|Wensley Dale Knitters|
John gave me a belated Christmas present which he bought at the Antiquarian Book Fair in York earlier this month. It is a print from Walker's Costume of Yorkshire, a book of coloured prints, with some text accompanying each, that was published in 1814. The plates in the book show ordinary working people, in various parts of Yorkshire, going about their daily lives. Images of that kind are unusual for the days before photography (and extremely useful to museum curators in Yorkshire).
My print shows a village scene in Wensleydale, with everyone busy knitting. I suppose it should be possible to identify the village from the church and the profile of the hill across the valley, and possibly the exact spot, assuming that Walker was accurate in drawing the scenery.
The accompanying text describes how the working people of Wensleydale knitted whenever they had their hands free, whatever other occupations they had:
"Simplicity and industry characterize the manners and occupations of the various humble inhabitants of Wensley Dale. Their wants, it is true, are few; but to supply these, almost constant labour is required. In any business where the assistance of the hands is not necessary, they universally resort to knitting. Young and old, male and female, are all adepts in this art. Shepherds attending their flocks, men driving cattle, women going to market, are all thus industriously and doubly employed. A woman of the name of Slinger, who lived in Cotterdale, was accustomed regularly to walk to the market at Hawes, a distance of three miles, with the weekly knitting of herself and family packed in a bag upon her head, knitting all the way. She continued her knitting while she staid at Hawes, purchasing the little necessaries for her family, with the addition of worsted for the work of the ensuing week; all of which she placed upon her head, returning occupied with her needles as before. She was so expeditious and expert, that the produce of the day's labour was generally a complete pair of men's stockings."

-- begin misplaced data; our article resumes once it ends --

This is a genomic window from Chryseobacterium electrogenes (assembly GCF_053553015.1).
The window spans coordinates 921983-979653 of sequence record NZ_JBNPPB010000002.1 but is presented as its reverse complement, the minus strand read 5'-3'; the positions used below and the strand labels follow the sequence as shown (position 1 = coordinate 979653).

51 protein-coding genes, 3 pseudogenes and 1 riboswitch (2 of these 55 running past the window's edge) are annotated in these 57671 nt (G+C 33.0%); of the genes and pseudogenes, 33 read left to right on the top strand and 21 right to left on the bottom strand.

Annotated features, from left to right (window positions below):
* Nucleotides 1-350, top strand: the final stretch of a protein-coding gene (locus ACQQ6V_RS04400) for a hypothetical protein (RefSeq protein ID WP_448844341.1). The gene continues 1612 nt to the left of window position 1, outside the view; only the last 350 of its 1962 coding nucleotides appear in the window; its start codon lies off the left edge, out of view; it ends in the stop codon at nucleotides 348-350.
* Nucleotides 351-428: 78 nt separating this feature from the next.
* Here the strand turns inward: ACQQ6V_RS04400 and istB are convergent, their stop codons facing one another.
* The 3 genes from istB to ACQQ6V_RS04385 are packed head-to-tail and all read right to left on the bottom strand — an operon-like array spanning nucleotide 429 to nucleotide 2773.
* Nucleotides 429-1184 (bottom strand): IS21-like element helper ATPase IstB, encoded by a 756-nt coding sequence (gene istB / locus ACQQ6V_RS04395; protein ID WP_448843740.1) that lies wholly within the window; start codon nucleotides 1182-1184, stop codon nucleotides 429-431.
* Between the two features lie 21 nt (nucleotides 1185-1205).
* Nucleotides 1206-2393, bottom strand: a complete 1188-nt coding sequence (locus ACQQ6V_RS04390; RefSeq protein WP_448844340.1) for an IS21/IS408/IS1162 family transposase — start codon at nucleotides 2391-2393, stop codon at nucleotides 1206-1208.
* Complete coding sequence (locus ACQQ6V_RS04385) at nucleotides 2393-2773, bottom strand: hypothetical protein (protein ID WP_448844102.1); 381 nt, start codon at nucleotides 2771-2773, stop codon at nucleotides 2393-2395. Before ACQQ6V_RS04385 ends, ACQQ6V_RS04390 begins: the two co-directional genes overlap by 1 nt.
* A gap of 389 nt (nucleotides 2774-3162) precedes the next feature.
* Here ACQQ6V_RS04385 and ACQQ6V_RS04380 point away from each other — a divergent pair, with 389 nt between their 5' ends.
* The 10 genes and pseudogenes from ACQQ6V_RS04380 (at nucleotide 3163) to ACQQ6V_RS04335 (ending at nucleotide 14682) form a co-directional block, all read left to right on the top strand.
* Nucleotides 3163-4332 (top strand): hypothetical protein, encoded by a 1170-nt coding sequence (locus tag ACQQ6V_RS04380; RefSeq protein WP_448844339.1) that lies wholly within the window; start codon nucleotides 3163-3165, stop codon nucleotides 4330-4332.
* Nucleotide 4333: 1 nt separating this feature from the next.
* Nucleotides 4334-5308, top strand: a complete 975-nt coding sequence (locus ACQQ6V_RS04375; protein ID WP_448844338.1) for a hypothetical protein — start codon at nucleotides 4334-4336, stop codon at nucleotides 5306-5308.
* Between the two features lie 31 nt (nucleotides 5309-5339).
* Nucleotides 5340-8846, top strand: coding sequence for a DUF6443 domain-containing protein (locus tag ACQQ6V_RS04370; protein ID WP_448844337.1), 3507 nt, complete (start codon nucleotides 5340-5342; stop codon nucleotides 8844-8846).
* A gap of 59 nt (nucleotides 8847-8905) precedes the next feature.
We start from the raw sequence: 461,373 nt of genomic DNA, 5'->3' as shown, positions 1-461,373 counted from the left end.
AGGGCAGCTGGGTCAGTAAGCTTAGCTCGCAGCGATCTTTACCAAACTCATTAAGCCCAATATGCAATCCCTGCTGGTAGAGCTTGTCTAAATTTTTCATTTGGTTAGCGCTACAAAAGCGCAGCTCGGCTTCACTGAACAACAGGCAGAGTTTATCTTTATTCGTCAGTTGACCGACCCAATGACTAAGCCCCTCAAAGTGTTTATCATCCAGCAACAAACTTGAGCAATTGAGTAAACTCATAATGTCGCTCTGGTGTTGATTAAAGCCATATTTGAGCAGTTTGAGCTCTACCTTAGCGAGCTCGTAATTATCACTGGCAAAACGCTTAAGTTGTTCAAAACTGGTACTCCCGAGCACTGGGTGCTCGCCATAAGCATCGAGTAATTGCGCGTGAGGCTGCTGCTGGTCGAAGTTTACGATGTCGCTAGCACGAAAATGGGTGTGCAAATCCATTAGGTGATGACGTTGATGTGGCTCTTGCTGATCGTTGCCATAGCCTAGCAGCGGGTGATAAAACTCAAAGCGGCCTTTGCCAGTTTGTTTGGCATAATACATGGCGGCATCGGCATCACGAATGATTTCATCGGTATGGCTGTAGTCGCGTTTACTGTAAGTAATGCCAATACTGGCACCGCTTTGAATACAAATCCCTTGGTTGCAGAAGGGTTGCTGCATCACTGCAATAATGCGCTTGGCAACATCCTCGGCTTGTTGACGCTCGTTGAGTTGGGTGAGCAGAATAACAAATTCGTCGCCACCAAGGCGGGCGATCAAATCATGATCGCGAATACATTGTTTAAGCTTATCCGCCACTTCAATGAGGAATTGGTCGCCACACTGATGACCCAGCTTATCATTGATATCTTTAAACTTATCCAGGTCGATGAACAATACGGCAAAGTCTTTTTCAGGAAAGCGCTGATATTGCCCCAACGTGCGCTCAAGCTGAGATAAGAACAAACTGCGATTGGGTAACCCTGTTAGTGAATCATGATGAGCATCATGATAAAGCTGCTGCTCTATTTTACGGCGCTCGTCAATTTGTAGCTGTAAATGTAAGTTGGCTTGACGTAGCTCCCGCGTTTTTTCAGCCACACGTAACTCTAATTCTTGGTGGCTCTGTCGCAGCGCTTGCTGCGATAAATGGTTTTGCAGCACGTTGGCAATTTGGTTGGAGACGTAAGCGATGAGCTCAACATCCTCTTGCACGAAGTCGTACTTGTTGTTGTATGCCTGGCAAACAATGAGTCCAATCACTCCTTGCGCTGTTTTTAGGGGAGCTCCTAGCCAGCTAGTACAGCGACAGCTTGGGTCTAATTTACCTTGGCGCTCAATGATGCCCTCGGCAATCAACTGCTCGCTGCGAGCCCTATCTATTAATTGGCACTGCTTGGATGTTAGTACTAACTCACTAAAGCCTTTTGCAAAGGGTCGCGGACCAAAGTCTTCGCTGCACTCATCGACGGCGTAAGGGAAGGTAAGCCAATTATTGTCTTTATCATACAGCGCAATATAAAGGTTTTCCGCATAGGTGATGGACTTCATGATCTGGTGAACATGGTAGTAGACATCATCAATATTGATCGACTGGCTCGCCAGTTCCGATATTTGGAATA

I love it - it's a great gift for a knitter interested in history.